1) What are PL Levels (1, 2, & Semi-Private), and how are athletes graded and classified?
a. PL stands for Performance Level, and is the system by which we grade and classify our athletes. Athletes are graded on both physical and mental characteristics including but not limited to: prior training experience, chronological and biological age, existing relative bodyweight strength, lower body power, movement biomechanics, mental focus & capacity, intrinsic (self) motivation, etc. b. Athletes may be moved up or down a PL-Level based upon their performance.
2) Why is my session not offered at “xx:xx” time??
a. We take pride in offering a total of 5 different session types, many for multiple sessions each day. We try to strike a balance between giving our athletes options while still keeping some separation between athletes of different Performance Levels.
3) How many day’s per week should my child train?
a. This questions depends on several factors including: your child’s biological age, what other activities your child is participating in, your child’s own interest in performance training, the time of year, etc.
b. As athletes become more physically mature they are able to handle more overall training volume.
c. Training frequency will be discussed after the initial evaluation.
4) How many times per day should my child train?
a. We do not recommend anyone but the highest-level athlete train for multiple sessions a day at 4.40 Performance. While our packages are sold as Unlimited, we reserve the right to limit training if we believe it may result in overtraining the athlete.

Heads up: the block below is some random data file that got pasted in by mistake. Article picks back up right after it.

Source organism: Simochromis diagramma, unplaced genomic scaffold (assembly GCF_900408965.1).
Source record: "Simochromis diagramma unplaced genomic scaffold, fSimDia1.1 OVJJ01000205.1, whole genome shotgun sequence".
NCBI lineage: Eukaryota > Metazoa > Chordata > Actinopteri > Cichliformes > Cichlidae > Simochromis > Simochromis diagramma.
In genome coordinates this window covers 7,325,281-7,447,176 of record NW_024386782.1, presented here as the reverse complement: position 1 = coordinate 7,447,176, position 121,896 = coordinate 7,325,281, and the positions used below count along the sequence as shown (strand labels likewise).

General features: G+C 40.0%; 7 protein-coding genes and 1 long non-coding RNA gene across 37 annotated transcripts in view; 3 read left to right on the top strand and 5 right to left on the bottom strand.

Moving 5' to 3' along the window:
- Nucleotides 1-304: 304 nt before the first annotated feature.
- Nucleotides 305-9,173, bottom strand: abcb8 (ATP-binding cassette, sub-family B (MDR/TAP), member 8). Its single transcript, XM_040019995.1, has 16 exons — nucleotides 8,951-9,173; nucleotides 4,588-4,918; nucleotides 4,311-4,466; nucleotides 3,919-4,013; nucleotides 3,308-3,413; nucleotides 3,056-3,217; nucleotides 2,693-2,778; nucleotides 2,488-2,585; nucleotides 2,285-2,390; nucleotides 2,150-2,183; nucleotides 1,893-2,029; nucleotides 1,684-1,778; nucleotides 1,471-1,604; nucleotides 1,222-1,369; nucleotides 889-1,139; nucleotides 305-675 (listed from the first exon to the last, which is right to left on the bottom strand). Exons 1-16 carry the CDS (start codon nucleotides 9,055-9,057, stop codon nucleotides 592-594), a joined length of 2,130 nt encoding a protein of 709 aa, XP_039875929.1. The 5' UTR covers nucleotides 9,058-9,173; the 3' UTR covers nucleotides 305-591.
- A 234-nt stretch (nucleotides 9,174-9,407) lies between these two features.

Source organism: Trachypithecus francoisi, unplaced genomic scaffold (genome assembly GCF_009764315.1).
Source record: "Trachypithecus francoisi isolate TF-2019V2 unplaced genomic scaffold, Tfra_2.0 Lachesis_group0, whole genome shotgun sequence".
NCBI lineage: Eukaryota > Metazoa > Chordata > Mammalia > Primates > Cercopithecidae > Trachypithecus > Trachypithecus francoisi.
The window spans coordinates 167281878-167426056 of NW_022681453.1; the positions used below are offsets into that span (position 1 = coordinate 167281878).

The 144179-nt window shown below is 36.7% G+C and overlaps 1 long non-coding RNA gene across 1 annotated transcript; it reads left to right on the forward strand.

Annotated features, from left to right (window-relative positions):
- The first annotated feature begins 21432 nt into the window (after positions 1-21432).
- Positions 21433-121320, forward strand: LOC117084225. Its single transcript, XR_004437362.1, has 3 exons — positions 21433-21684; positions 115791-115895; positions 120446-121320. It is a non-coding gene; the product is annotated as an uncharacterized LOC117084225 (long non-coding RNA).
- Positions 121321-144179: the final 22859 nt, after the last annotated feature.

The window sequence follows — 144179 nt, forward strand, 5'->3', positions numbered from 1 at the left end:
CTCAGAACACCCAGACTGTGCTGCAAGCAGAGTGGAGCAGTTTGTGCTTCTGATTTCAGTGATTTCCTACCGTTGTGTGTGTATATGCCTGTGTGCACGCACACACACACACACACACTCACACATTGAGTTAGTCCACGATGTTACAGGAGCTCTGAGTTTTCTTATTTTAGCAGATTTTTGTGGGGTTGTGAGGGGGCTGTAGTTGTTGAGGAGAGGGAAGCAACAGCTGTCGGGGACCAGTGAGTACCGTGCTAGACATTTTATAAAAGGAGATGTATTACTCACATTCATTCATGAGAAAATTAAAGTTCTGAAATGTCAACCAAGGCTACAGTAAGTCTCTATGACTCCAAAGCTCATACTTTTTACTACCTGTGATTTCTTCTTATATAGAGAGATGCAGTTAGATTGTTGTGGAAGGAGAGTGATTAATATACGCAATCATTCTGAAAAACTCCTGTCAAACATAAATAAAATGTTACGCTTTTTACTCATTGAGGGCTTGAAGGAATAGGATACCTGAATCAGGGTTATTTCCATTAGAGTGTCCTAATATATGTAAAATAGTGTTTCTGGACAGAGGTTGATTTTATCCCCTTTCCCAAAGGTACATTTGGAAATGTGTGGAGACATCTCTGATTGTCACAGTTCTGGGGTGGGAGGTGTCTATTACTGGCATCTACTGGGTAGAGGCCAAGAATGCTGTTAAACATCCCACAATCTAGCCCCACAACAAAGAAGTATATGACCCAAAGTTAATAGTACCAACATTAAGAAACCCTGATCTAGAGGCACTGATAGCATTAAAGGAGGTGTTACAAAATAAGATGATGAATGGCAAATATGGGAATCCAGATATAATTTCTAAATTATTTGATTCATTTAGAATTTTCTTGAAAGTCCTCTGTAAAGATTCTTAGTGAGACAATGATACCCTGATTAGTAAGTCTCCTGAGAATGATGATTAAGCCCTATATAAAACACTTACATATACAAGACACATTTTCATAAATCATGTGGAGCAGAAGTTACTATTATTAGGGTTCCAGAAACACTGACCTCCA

5) What should the training breakdown (speed vs. strength) be?
a. This will depend on the sport the athlete is training for and the time of year.
b. Golfer’s do not need to participate in any speed sessions.
c. In general, as you approach the competitive season the overall training bias should switch over from strength to speed training.
6) What is your opinion on weight training in adolescents?
a. There’s a lot of misinformation out there regarding athletic training in adolescent populations. Kids are not impervious to injury, whether in the weight room or on the field of play, but weight training gets a bad wrap. While it is true that weight training places forces on the body greater than that experienced at rest, what is often ignored is that forces of 2-5x bodyweight goes through the foot, ankle, knee, etc. while jumping and running, two activities that we never worry about kids performing. Our point is that while strength training does expose athletes to novel forces, none are greater than those experienced while playing their sport.